I first encountered reindeer lichen in the high elevations of the Smokies in Tennessee and North Carolina. It grows on heath balds with sand myrtle, azalea, mountain ash and other plants that survive in places that have little soil nutrients and lots of wind.
This lichen grows on bare soil. It has a bushy structure. It is white when it is dry and pale green when it is wet. It is a survivor and lives not only at the top of mountains, but in the northern most latitudes in the boreal forest and on the tundra in the arctic circle.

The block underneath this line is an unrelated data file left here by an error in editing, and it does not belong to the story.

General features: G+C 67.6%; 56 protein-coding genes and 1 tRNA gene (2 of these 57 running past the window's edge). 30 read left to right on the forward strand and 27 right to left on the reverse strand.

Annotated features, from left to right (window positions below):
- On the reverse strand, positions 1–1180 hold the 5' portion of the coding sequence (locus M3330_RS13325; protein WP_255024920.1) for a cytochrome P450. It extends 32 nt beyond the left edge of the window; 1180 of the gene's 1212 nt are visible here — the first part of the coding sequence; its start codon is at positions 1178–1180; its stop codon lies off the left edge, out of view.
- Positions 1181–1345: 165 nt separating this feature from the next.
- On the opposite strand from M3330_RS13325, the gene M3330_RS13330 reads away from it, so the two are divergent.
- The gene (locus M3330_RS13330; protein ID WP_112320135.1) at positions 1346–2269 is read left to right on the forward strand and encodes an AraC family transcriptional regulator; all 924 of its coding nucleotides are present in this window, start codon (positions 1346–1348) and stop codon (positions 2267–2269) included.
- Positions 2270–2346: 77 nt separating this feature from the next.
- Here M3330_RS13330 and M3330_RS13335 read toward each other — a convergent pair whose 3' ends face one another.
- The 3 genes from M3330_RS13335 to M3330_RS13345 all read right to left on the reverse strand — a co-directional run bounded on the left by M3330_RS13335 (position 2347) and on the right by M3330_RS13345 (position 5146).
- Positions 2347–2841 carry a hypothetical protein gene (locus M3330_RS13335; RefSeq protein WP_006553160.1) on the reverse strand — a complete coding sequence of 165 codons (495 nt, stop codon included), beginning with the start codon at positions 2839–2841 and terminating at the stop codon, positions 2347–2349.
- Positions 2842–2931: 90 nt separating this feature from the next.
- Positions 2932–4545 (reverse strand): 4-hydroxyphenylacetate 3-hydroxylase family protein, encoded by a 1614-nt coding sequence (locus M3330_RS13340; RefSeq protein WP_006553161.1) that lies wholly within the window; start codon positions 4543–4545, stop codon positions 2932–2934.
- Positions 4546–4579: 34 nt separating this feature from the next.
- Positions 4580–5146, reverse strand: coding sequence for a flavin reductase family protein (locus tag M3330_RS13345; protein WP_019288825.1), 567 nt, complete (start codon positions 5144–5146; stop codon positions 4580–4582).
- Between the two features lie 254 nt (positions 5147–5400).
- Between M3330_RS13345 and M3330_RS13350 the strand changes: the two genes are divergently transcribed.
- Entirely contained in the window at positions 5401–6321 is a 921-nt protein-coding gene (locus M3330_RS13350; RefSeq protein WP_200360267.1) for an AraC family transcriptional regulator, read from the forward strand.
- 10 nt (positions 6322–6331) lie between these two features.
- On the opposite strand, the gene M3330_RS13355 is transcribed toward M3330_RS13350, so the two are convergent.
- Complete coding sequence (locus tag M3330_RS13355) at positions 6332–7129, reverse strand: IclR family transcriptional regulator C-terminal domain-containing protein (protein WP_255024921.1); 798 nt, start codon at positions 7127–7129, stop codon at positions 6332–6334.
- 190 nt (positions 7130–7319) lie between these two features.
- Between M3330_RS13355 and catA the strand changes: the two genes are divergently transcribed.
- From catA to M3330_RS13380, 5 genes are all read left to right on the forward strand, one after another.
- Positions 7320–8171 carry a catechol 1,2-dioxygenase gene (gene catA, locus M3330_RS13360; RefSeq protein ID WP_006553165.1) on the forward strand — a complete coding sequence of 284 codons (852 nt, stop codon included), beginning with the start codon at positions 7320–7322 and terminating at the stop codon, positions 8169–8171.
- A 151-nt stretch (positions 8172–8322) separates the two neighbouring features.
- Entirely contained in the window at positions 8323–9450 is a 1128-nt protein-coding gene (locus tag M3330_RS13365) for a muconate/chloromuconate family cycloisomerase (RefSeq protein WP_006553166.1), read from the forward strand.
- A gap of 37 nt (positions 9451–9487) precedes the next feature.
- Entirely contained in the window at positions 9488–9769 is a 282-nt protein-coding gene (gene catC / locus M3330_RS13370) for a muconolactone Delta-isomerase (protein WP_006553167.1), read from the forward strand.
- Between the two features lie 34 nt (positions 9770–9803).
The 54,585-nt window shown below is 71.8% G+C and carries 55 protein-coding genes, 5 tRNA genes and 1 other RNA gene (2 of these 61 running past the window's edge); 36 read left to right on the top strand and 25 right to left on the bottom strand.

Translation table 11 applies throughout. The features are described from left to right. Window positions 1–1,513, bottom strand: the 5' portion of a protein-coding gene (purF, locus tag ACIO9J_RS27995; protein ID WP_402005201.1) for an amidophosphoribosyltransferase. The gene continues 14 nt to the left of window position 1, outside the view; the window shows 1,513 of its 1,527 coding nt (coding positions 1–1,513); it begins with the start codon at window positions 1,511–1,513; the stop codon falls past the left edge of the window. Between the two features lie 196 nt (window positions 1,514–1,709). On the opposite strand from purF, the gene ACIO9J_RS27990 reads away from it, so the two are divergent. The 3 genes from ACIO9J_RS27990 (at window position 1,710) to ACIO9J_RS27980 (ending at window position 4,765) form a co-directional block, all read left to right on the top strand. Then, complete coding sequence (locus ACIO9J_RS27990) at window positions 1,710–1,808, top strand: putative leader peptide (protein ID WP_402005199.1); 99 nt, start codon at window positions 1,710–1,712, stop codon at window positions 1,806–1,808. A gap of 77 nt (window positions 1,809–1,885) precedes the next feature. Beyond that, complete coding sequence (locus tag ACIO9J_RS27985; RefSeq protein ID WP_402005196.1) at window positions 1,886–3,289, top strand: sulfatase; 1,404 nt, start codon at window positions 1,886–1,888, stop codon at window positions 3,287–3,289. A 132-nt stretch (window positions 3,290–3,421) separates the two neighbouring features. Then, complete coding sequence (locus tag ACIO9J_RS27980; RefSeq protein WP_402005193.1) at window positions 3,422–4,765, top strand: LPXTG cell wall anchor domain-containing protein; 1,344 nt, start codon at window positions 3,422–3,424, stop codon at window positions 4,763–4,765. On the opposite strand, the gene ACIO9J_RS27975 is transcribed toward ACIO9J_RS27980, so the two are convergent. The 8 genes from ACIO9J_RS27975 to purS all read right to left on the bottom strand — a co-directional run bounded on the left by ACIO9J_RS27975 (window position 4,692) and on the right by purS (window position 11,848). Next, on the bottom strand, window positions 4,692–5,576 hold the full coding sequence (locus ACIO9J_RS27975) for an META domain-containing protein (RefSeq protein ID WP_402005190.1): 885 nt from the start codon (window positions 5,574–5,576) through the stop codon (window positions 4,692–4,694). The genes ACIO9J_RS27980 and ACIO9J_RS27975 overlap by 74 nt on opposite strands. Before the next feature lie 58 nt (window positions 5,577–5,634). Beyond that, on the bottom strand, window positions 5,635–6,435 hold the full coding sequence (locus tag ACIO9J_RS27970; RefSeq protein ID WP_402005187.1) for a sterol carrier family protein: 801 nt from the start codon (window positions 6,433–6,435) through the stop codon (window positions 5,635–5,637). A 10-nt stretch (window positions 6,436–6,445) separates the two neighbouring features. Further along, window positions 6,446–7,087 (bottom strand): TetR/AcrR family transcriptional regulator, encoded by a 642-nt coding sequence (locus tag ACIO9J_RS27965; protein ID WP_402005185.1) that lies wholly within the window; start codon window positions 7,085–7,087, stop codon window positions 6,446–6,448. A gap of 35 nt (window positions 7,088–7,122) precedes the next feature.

These are tough organisms - made up of a fungal and algal partner. They are a main food source for Caribou (Reindeer), Moose, and Musk Ox that live in arctic ecosystems. They have special bacteria in their guts to digest the lichen.
Reindeer lichens and other lichens and mosses growing close together form mats that sequester carbon, help regulate water tables, maintain cool soils, and prevent soil erosion. They are very important organisms in northern ecosystems.
Check out this article on Food of Santa's Reindeer from The Outside Story published by Northern Woodlands.